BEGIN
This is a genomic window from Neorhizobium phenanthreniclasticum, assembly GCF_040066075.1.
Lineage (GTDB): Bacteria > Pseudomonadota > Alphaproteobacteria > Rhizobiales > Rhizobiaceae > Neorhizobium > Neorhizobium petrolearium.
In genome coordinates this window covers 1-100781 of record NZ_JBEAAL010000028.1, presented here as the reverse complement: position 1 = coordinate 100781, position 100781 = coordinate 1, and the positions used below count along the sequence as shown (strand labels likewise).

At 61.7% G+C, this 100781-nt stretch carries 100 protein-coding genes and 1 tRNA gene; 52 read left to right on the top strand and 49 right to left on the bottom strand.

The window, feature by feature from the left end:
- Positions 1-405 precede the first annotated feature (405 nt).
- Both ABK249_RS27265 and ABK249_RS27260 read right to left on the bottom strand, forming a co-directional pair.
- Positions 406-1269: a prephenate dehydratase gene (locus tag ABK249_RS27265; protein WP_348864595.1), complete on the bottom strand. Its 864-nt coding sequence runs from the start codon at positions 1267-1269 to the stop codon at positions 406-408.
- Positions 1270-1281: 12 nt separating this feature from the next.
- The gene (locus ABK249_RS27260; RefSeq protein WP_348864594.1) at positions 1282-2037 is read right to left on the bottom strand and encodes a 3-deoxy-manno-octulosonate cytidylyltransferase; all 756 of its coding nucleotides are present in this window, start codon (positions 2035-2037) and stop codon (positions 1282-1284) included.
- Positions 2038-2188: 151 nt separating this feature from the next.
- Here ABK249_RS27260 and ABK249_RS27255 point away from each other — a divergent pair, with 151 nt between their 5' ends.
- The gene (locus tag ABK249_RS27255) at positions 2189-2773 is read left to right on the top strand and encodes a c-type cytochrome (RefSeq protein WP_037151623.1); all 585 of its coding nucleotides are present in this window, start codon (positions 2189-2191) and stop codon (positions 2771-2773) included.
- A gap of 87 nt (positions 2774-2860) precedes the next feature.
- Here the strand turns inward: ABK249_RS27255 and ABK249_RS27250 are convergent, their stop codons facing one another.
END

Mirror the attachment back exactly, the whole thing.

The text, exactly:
This is a genomic window from Neorhizobium phenanthreniclasticum, assembly GCF_040066075.1.
Lineage (GTDB): Bacteria > Pseudomonadota > Alphaproteobacteria > Rhizobiales > Rhizobiaceae > Neorhizobium > Neorhizobium petrolearium.
In genome coordinates this window covers 1-100781 of record NZ_JBEAAL010000028.1, presented here as the reverse complement: position 1 = coordinate 100781, position 100781 = coordinate 1, and the positions used below count along the sequence as shown (strand labels likewise).

At 61.7% G+C, this 100781-nt stretch carries 100 protein-coding genes and 1 tRNA gene; 52 read left to right on the top strand and 49 right to left on the bottom strand.

The window, feature by feature from the left end:
- Positions 1-405 precede the first annotated feature (405 nt).
- Both ABK249_RS27265 and ABK249_RS27260 read right to left on the bottom strand, forming a co-directional pair.
- Positions 406-1269: a prephenate dehydratase gene (locus tag ABK249_RS27265; protein WP_348864595.1), complete on the bottom strand. Its 864-nt coding sequence runs from the start codon at positions 1267-1269 to the stop codon at positions 406-408.
- Positions 1270-1281: 12 nt separating this feature from the next.
- The gene (locus ABK249_RS27260; RefSeq protein WP_348864594.1) at positions 1282-2037 is read right to left on the bottom strand and encodes a 3-deoxy-manno-octulosonate cytidylyltransferase; all 756 of its coding nucleotides are present in this window, start codon (positions 2035-2037) and stop codon (positions 1282-1284) included.
- Positions 2038-2188: 151 nt separating this feature from the next.
- Here ABK249_RS27260 and ABK249_RS27255 point away from each other — a divergent pair, with 151 nt between their 5' ends.
- The gene (locus tag ABK249_RS27255) at positions 2189-2773 is read left to right on the top strand and encodes a c-type cytochrome (RefSeq protein WP_037151623.1); all 585 of its coding nucleotides are present in this window, start codon (positions 2189-2191) and stop codon (positions 2771-2773) included.
- A gap of 87 nt (positions 2774-2860) precedes the next feature.
- Here the strand turns inward: ABK249_RS27255 and ABK249_RS27250 are convergent, their stop codons facing one another.